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Petronella hires a miniaturist to fill the cabinet, whose creations uncannily mimic what comes to fruition within Petronella’s household. We read to discover the identity of the miniaturist, we read to find out specifics of life in Amsterdam during the fifteenth century. It is not the kind of life lived so freely today, where almost any type of behavior is accepted and upheld, as we have no burgomasters passing judgement on every action we make.

Each character is carefully drawn, from Johannes (her husband), to Marin (her sister-in-law), Cornelia (the maid), Otto (the man-servant from Africa) and Jack, a handsome young man from England who betrays them all. There is an interesting concept of  “sugar loaves”, the sale upon which their lives depend, and I found myself fully immersed in this story which Jessica Burton so expertly told.

It will be interesting to see what PBS does with this novel come Sunday, September 9, at 9/8 Central. (You can see the minute and a half trailer here.)

My Midori Traveler’s Notebook…and the 5th Anniversary Edition of the Bullet Journal

Quite possibly you know of how much I adore my Midori Traveler’s Notebook. The leather’s lustre is almost divine now, after three years of constant use, and the insert for the daily diary, at least, is exactly how I like it.

And then there arrived in my inbox an announcement of the Bullet Journal’s special edition celebrating its five years of existence and fabulous success.

The cover is designed by Frederica Santorini, who lives in Rome. I have long admired her talent on Instagram (@feebujo) so it is especially lovely to have one of the limited editions of this journal.

But the best part of all is how we are reminded to “Do what works for you”, and that “Less is more.” In a world filled with the comparison that social media can cause, and the way that my culture tends to feel that “more is better than less”, I am grateful to be reminded of these truths.

I am looking forward to trying the Bullet Journal system in January 2019. How about you? Do you have a journal system of which you are quite fond?

The Mars Room by Rachel Kushner (Man Booker Prize 2018 long list) “You have to fight people or you end up with nothing.”

“I used to feel sorry for you bitches,” Jones said. “But if you want to be a parent, you don’t end up in prison. Plain and simple. Plain and simple.”

Life used to be just that straightforward to me. “You live the life you choose,” I thought.

To some extent, I still think that. I want to believe that we control our lives: work hard, have a home; take care of your body, don’t get sick. But the older I get, the more I realize that point of view is very simplistic.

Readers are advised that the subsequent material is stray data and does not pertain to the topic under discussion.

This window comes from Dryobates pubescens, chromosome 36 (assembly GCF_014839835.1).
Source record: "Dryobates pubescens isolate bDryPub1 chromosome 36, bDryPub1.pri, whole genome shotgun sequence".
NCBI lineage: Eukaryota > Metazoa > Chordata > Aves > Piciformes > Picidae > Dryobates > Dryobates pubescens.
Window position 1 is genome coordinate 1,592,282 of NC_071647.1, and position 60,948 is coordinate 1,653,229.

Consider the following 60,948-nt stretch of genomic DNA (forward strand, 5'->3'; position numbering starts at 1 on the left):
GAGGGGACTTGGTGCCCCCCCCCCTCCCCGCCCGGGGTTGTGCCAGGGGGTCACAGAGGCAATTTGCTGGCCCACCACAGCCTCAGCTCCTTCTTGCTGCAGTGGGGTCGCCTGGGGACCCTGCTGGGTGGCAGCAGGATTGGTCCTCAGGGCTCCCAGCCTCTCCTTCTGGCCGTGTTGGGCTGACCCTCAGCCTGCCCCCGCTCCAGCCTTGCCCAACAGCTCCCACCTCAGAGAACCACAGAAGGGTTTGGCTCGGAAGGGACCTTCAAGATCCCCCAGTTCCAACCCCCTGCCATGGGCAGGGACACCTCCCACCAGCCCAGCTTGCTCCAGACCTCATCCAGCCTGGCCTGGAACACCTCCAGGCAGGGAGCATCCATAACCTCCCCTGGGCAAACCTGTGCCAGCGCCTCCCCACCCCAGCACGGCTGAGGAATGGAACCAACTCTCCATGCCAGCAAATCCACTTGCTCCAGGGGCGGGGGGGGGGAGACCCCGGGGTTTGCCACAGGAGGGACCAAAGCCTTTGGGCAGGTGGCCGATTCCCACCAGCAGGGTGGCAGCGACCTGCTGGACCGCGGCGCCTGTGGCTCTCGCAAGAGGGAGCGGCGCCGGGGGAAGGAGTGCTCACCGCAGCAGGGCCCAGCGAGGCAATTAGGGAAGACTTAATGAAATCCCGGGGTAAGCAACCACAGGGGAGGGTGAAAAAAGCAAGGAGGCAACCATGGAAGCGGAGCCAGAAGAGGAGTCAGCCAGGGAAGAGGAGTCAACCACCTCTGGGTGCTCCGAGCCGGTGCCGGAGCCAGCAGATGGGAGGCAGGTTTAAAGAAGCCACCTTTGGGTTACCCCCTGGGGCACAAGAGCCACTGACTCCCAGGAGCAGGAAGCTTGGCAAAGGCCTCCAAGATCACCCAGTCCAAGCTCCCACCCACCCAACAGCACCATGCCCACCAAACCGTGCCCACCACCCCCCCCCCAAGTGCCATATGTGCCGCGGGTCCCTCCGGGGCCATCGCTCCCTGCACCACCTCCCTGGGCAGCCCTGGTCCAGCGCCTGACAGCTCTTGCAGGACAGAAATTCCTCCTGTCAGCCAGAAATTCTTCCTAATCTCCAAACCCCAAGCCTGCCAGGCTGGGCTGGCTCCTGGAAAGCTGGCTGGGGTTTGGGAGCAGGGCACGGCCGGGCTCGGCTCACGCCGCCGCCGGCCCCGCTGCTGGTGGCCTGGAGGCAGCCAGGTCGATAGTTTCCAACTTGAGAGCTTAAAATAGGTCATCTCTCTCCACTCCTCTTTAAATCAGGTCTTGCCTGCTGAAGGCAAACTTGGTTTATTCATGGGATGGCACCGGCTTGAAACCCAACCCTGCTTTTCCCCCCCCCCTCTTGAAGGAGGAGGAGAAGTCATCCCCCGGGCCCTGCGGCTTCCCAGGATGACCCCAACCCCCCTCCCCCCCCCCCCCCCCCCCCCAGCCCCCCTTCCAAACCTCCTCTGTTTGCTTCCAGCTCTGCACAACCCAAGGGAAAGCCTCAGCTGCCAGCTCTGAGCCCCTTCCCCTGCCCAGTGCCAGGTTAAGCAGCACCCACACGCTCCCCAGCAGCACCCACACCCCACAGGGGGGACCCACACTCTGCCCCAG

Rachel Kushner shows us, in The Mars Room, how hard it is to be brought up with a dysfunctional mother in the poorest parts of San Francisco. How a childhood of zero chances can more often than not turn into an adult life with the same.

Her heroine, Romy Hall, has been a stripper in a club called the Mars Room. She leaves her son, Jackson, with her mother and tries to strike a balance between entertaining the men enough that they will pay her, but not so much that they stalk her. As one, in particular, does. Relentlessly following her even to another state when she tries to relocate to get away from him.

The way that she describes her childhood is sorrowful, heartbreaking stuff; it’s a life of sneaking into movie theaters, getting drunk on weeknights, fighting for a place in the world because no one’s going to make one for you.

Life in prison is not any better.

Romy is there with a minimum of two life sentences, along with other achingly drawn characters such as Conan, a transvestite, and Sammy Fernandez, who has a network of friends from being incarcerated several times before. We can see what a hopeless place of despair the women’s prison, Stanville, is. Even though these few form a family of sorts, there is no home for them. No comforts, no promise for the future, no hope.

The only thing that gives Romy the least bit of comfort is that her son has a chance for a good life. It is not too late for him, at least.

What Happened After Peet’s Today

I met some of my dearest colleagues for breakfast today, and after they had to skedaddle for some Problem Solving meeting, I decided I had time to stop at Peet’s Coffee. Because their ad for Vanilla Cardamom lattes worked its magic in my subconscious, and let me tell you: they are magical.

“We steep the cardamom in the milk,” the barista told me. “That’s what makes them so good.”

But that’s not what this post is about.